- Edward Ampratwum, CDD-Ghana
- Alex Antwi
- Kojo Asante, CDD-Ghana
- Maxwell A Ashon, CDD-Ghana
- Michael Asiedu
- Sherry Bempah, KNUST
- Kwesi Boateng, Ghana Anti Corruption Coalition
- Edmund Coblah
- Ernestina Dankyi
- Peter Dwuma, KNUST
- Adu Kakra, CDD-Ghana
- Nene L Kuditchar, University of Ghana
- Mary Kyei
- Daphne Lariba Nabila, Legal Resources Center
- Mark Obeng
- Joseph Ocran
- Francis Oppong, CDD-Ghana
- Sharon Praku, CDD-Ghana
- Anthony Ebow Spio
- Regina O A Tetteh, CDD-Ghana
- Abdul Mumin Yazeed
- Paul K Dzene Yidu
- Benedict Yiyugsah, CDD-Ghana

###### Schedule:

*DAY 0: PREPARATION (PRESENTER AND ASSISTANTS ONLY, 18 July)*

*DAY 1: INTRODUCTION TO QUANTITATIVE RESEARCH*

- Session 1: An introduction to quantitative research (interactive lecture)
- Thinking like a social scientist
- How quantitative and qualitative methods can complement each other
- Measuring concepts
- Samples and populations

- Session 2: Quantitative research in practice: difference of proportions (interactive lecture)
- (Re)coding data
- Tabulating data (contingency tables)
- Graphing data (mosaic plots)
- Difference of proportions as a measure of association
- Confidence intervals (“sampling error margins”)

- Session 3: “Statistics by hand” (exercise)
- Participants work in pairs to complete a structured exercise that involves a difference-of-proportions analysis. (Each pair works with a different sample of 100 observations, drawn from a national survey (Afrobarometer).)
- Discussion of the exercise.

- Session 4: Introduction to R and GNU Emacs (interactive lecture)
- Overview and demonstration
- Installation of the software on each participant’s laptop
- Using R as a calculator

*DAY 2: INTRODUCTION TO STATISTICAL COMPUTING*

- Session 1: Basic data analysis in R (interactive lecture)
- R basics
- Data and functions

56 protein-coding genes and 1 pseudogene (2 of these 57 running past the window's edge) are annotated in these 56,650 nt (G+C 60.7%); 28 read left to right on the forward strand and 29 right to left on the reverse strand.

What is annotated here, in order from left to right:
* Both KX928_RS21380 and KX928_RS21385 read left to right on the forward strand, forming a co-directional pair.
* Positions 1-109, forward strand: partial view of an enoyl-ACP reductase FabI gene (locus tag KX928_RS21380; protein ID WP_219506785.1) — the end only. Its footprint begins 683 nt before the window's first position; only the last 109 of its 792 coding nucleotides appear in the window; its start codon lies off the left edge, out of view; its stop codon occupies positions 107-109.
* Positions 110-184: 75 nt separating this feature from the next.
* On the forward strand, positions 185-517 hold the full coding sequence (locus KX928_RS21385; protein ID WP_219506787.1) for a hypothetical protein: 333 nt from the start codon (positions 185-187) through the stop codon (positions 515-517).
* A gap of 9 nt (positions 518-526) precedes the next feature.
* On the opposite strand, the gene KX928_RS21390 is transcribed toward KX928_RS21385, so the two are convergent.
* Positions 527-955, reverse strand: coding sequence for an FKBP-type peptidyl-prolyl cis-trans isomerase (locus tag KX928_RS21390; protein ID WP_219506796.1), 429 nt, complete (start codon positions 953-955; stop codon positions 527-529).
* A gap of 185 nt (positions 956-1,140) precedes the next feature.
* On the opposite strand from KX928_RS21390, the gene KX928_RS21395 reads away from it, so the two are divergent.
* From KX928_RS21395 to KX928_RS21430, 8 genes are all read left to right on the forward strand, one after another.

- A few R “recipes” (recoding, tables, graphs)

- Session 2: “Using R” (exercise)
- Participants work in pairs on a structured exercise, applying the skills from the previous lecture to recode variables and run tables, graphs, and difference-of-proportion tests in R.

- Session 3: An extended difference-of-proportions analysis (interactive lecture)
- “Walk-through” of an R script file that runs a complete difference-of proportions analysis (very similar to the “statistics by hand” exercise, but using the full data from a national survey (Afrobarometer)).

- Session 4: Projects – conceptualization and design
- Working individually or in pairs, participants use survey data (Afrobarometer) to analyze the association between a dichotomous “grouping (independent) variable” and an dichotomous “outcome (dependent) variable” – in which the grouping variable is typically demographic or biographical and the outcome variable is typically cognitive or attitudinal.

*DAY 3: DOING QUANTITATIVE RESEARCH*

- Sessions 1 and 2: Projects (continued)
- Using the R script from the previous afternoon’s lecture as a “template,” participants run the analysis for their own projects.
- They record the findings in a simple report.

- Session 3: Presentation of results
- Presentations of 5-10 minutes on each project.
- Session 4: Taking stock
- Course summary and evaluation
- Next steps?